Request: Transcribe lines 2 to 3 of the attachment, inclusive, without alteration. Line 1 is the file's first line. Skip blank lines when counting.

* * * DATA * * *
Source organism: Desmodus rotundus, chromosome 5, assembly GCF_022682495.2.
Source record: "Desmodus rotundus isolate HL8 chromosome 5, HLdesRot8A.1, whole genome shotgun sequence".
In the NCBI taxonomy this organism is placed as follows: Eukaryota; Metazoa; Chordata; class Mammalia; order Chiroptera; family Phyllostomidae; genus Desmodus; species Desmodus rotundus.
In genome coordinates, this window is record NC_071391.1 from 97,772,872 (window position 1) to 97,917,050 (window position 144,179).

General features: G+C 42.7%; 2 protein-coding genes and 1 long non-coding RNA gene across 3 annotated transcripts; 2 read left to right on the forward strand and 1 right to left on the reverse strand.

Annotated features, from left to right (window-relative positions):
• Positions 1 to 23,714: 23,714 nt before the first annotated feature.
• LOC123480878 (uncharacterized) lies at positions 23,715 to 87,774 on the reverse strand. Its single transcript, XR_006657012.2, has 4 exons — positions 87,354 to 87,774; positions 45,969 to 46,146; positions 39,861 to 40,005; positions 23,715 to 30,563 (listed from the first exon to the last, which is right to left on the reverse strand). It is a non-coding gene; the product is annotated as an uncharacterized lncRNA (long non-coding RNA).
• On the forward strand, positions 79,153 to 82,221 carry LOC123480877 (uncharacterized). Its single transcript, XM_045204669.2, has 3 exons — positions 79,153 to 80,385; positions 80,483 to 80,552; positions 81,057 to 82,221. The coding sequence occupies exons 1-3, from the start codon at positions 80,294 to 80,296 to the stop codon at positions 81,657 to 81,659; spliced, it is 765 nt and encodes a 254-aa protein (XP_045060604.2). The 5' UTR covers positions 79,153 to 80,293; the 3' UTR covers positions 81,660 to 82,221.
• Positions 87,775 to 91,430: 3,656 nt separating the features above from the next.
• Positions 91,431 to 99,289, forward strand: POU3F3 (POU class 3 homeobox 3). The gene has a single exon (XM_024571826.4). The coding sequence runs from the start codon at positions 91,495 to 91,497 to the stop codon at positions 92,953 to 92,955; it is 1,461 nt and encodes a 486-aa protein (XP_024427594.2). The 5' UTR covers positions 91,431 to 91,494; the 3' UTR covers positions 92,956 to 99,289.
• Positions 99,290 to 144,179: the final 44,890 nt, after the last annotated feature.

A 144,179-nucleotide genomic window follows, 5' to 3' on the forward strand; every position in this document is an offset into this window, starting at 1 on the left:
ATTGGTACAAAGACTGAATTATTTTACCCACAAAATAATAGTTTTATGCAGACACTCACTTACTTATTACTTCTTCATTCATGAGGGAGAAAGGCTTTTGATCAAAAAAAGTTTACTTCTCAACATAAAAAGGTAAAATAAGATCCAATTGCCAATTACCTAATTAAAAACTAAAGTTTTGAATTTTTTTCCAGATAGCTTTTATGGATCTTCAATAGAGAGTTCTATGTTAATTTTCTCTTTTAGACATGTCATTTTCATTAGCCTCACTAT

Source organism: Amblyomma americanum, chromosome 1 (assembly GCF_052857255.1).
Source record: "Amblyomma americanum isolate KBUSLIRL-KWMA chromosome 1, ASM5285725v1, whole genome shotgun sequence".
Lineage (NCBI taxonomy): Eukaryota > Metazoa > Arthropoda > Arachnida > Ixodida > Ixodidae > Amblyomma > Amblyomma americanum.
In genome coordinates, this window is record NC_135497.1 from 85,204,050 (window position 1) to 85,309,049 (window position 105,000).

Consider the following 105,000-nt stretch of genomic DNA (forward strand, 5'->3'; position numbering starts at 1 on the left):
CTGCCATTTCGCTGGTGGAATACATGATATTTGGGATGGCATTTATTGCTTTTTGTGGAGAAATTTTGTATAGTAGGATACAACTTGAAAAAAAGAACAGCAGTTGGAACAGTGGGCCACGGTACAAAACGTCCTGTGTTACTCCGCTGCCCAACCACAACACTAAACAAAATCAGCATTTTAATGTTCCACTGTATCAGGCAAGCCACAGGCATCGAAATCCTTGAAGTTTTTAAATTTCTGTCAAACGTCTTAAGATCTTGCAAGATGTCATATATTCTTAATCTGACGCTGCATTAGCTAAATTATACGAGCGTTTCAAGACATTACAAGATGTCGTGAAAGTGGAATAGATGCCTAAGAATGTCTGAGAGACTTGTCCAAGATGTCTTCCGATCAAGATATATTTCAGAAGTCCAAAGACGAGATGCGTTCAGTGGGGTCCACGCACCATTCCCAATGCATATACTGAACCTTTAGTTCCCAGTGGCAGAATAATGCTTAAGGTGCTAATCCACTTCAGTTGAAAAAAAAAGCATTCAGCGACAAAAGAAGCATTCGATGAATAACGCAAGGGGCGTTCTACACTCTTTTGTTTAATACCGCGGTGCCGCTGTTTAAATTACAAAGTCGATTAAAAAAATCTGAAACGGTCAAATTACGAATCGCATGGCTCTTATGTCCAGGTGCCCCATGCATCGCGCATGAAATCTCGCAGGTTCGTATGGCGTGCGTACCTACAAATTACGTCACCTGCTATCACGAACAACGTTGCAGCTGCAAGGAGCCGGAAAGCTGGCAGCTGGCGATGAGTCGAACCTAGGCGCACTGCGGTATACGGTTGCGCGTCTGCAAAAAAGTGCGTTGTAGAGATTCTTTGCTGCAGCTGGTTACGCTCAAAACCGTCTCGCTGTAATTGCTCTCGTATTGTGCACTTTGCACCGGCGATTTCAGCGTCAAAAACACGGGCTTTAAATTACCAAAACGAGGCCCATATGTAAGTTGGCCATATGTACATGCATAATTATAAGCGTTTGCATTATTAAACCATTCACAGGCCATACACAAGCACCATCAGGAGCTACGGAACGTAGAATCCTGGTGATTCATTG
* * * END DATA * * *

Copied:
Source record: "Desmodus rotundus isolate HL8 chromosome 5, HLdesRot8A.1, whole genome shotgun sequence".
In the NCBI taxonomy this organism is placed as follows: Eukaryota; Metazoa; Chordata; class Mammalia; order Chiroptera; family Phyllostomidae; genus Desmodus; species Desmodus rotundus.